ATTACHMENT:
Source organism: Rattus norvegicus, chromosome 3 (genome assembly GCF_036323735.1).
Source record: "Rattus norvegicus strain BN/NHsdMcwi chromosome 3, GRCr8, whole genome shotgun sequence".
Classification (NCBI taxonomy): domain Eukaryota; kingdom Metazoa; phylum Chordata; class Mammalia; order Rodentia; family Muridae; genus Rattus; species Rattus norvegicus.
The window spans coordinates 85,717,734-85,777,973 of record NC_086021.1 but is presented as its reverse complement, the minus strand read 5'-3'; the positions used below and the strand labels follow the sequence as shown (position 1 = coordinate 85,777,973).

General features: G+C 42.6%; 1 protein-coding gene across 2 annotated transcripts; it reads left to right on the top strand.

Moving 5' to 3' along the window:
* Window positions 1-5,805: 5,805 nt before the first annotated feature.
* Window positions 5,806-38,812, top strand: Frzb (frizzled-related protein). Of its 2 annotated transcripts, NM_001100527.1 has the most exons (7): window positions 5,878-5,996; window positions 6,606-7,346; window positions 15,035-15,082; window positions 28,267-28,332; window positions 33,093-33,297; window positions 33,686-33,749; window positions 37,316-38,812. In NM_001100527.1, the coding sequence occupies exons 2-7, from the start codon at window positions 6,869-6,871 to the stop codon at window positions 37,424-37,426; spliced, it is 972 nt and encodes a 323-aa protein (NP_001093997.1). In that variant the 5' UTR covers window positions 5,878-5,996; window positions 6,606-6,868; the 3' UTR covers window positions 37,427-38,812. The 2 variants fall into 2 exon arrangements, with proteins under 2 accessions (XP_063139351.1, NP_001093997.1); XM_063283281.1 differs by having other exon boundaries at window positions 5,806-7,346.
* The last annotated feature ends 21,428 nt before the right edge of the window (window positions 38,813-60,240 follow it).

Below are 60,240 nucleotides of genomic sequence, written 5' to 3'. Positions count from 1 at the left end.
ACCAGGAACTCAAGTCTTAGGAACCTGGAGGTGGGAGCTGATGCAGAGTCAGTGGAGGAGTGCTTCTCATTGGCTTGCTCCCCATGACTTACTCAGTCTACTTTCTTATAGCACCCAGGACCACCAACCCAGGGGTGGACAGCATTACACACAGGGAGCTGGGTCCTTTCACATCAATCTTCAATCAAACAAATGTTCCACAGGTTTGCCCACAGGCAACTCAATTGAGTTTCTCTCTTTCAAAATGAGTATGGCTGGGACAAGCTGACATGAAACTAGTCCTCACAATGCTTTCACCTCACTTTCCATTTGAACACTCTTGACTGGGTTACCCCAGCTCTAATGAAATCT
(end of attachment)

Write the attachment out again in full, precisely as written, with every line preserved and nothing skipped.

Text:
Source organism: Rattus norvegicus, chromosome 3 (genome assembly GCF_036323735.1).
Source record: "Rattus norvegicus strain BN/NHsdMcwi chromosome 3, GRCr8, whole genome shotgun sequence".
Classification (NCBI taxonomy): domain Eukaryota; kingdom Metazoa; phylum Chordata; class Mammalia; order Rodentia; family Muridae; genus Rattus; species Rattus norvegicus.
The window spans coordinates 85,717,734-85,777,973 of record NC_086021.1 but is presented as its reverse complement, the minus strand read 5'-3'; the positions used below and the strand labels follow the sequence as shown (position 1 = coordinate 85,777,973).

General features: G+C 42.6%; 1 protein-coding gene across 2 annotated transcripts; it reads left to right on the top strand.

Moving 5' to 3' along the window:
* Window positions 1-5,805: 5,805 nt before the first annotated feature.
* Window positions 5,806-38,812, top strand: Frzb (frizzled-related protein). Of its 2 annotated transcripts, NM_001100527.1 has the most exons (7): window positions 5,878-5,996; window positions 6,606-7,346; window positions 15,035-15,082; window positions 28,267-28,332; window positions 33,093-33,297; window positions 33,686-33,749; window positions 37,316-38,812. In NM_001100527.1, the coding sequence occupies exons 2-7, from the start codon at window positions 6,869-6,871 to the stop codon at window positions 37,424-37,426; spliced, it is 972 nt and encodes a 323-aa protein (NP_001093997.1). In that variant the 5' UTR covers window positions 5,878-5,996; window positions 6,606-6,868; the 3' UTR covers window positions 37,427-38,812. The 2 variants fall into 2 exon arrangements, with proteins under 2 accessions (XP_063139351.1, NP_001093997.1); XM_063283281.1 differs by having other exon boundaries at window positions 5,806-7,346.
* The last annotated feature ends 21,428 nt before the right edge of the window (window positions 38,813-60,240 follow it).

Below are 60,240 nucleotides of genomic sequence, written 5' to 3'. Positions count from 1 at the left end.
ACCAGGAACTCAAGTCTTAGGAACCTGGAGGTGGGAGCTGATGCAGAGTCAGTGGAGGAGTGCTTCTCATTGGCTTGCTCCCCATGACTTACTCAGTCTACTTTCTTATAGCACCCAGGACCACCAACCCAGGGGTGGACAGCATTACACACAGGGAGCTGGGTCCTTTCACATCAATCTTCAATCAAACAAATGTTCCACAGGTTTGCCCACAGGCAACTCAATTGAGTTTCTCTCTTTCAAAATGAGTATGGCTGGGACAAGCTGACATGAAACTAGTCCTCACAATGCTTTCACCTCACTTTCCATTTGAACACTCTTGACTGGGTTACCCCAGCTCTAATGAAATCT